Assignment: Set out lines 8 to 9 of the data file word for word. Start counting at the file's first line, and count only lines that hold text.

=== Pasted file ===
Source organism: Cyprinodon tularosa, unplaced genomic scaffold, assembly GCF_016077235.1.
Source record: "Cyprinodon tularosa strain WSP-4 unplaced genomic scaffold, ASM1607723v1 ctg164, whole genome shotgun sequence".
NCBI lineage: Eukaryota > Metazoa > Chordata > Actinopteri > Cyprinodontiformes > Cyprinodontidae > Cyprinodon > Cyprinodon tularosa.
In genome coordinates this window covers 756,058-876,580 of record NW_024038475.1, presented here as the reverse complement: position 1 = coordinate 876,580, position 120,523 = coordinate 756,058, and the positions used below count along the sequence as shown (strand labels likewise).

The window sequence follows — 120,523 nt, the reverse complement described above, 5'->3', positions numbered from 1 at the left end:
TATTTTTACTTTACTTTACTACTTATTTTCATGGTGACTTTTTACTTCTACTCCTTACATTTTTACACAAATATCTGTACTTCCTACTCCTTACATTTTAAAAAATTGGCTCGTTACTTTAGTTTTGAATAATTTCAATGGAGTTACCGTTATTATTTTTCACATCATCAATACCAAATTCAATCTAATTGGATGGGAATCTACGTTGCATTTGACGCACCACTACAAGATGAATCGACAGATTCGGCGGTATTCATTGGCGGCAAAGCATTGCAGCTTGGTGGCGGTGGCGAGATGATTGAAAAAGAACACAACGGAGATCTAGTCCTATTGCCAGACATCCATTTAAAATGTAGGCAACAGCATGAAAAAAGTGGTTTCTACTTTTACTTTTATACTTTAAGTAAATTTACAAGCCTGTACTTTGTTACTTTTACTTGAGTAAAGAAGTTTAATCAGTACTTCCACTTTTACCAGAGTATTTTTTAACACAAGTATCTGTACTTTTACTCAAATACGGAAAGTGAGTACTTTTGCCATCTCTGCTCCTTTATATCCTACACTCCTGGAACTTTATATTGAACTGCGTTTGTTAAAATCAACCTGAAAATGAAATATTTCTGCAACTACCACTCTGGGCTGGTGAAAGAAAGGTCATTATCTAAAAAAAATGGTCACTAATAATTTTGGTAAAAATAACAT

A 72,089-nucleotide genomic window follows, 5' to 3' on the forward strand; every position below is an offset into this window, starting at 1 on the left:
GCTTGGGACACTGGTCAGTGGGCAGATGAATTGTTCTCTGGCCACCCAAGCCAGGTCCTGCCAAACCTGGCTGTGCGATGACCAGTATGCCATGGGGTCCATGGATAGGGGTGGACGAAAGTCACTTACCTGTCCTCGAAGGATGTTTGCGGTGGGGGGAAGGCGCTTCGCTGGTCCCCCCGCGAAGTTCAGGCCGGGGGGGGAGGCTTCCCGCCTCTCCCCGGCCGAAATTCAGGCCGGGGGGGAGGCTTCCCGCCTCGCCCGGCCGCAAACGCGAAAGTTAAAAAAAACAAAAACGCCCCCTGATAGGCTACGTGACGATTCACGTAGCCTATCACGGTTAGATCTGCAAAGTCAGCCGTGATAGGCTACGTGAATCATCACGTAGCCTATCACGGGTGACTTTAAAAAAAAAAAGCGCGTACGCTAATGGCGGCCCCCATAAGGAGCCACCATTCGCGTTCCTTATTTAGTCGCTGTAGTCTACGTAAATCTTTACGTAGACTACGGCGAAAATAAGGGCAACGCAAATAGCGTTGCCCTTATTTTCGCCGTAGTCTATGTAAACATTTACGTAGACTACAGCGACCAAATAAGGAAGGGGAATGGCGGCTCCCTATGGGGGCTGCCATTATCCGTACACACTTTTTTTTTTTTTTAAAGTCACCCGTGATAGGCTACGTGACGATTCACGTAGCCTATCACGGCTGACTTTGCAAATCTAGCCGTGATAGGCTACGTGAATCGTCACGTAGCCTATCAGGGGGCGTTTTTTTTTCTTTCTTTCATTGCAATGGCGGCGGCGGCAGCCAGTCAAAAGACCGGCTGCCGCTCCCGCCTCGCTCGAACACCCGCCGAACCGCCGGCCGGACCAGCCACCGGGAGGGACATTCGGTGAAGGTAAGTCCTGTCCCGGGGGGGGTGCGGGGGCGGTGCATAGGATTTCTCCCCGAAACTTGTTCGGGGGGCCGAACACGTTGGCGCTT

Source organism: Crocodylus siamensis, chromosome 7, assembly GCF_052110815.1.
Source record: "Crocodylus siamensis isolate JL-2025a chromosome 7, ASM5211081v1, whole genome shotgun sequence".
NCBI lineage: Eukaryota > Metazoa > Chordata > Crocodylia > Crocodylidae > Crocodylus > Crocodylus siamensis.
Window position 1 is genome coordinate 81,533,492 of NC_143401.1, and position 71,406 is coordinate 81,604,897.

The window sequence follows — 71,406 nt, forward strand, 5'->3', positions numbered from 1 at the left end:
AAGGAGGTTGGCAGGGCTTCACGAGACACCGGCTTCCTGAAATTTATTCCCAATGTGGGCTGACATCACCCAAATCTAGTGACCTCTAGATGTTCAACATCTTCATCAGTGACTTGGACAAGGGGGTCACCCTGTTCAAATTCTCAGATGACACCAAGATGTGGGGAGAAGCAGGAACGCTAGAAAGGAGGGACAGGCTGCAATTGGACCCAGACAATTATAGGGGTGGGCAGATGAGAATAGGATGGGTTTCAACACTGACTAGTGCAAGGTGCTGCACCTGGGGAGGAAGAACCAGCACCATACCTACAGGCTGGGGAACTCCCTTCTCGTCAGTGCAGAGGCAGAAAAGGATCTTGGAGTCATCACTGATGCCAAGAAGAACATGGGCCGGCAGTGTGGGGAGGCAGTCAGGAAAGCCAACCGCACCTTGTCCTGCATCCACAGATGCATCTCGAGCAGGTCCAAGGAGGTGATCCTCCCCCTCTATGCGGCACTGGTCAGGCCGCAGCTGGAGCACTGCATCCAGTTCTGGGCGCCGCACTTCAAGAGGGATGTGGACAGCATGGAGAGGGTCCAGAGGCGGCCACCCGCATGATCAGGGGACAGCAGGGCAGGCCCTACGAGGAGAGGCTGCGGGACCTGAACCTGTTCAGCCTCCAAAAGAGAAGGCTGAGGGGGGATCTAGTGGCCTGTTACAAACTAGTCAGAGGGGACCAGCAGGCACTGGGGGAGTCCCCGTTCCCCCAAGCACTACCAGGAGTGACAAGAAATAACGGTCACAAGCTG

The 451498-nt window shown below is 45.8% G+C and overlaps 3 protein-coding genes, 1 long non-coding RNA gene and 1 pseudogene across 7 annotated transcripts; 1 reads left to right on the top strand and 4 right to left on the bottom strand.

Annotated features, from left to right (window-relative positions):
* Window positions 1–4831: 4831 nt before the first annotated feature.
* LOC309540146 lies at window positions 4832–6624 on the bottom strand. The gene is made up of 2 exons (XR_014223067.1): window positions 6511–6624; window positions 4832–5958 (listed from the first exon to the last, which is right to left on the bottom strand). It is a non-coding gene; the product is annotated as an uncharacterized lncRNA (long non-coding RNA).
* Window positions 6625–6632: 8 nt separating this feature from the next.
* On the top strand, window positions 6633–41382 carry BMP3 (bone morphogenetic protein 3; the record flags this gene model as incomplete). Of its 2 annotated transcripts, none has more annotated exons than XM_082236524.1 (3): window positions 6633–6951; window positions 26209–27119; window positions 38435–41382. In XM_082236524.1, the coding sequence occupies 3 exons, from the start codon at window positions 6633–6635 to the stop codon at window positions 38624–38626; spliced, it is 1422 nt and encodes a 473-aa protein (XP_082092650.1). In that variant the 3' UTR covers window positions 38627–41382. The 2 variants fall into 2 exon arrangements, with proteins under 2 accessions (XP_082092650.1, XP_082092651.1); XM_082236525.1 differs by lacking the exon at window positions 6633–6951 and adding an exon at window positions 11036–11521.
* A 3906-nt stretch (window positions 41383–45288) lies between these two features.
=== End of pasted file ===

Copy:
GCTTGGGACACTGGTCAGTGGGCAGATGAATTGTTCTCTGGCCACCCAAGCCAGGTCCTGCCAAACCTGGCTGTGCGATGACCAGTATGCCATGGGGTCCATGGATAGGGGTGGACGAAAGTCACTTACCTGTCCTCGAAGGATGTTTGCGGTGGGGGGAAGGCGCTTCGCTGGTCCCCCCGCGAAGTTCAGGCCGGGGGGGGAGGCTTCCCGCCTCTCCCCGGCCGAAATTCAGGCCGGGGGGGAGGCTTCCCGCCTCGCCCGGCCGCAAACGCGAAAGTTAAAAAAAACAAAAACGCCCCCTGATAGGCTACGTGACGATTCACGTAGCCTATCACGGTTAGATCTGCAAAGTCAGCCGTGATAGGCTACGTGAATCATCACGTAGCCTATCACGGGTGACTTTAAAAAAAAAAAGCGCGTACGCTAATGGCGGCCCCCATAAGGAGCCACCATTCGCGTTCCTTATTTAGTCGCTGTAGTCTACGTAAATCTTTACGTAGACTACGGCGAAAATAAGGGCAACGCAAATAGCGTTGCCCTTATTTTCGCCGTAGTCTATGTAAACATTTACGTAGACTACAGCGACCAAATAAGGAAGGGGAATGGCGGCTCCCTATGGGGGCTGCCATTATCCGTACACACTTTTTTTTTTTTTTAAAGTCACCCGTGATAGGCTACGTGACGATTCACGTAGCCTATCACGGCTGACTTTGCAAATCTAGCCGTGATAGGCTACGTGAATCGTCACGTAGCCTATCAGGGGGCGTTTTTTTTTCTTTCTTTCATTGCAATGGCGGCGGCGGCAGCCAGTCAAAAGACCGGCTGCCGCTCCCGCCTCGCTCGAACACCCGCCGAACCGCCGGCCGGACCAGCCACCGGGAGGGACATTCGGTGAAGGTAAGTCCTGTCCCGGGGGGGGTGCGGGGGCGGTGCATAGGATTTCTCCCCGAAACTTGTTCGGGGGGCCGAACACGTTGGCGCTT

Source organism: Crocodylus siamensis, chromosome 7, assembly GCF_052110815.1.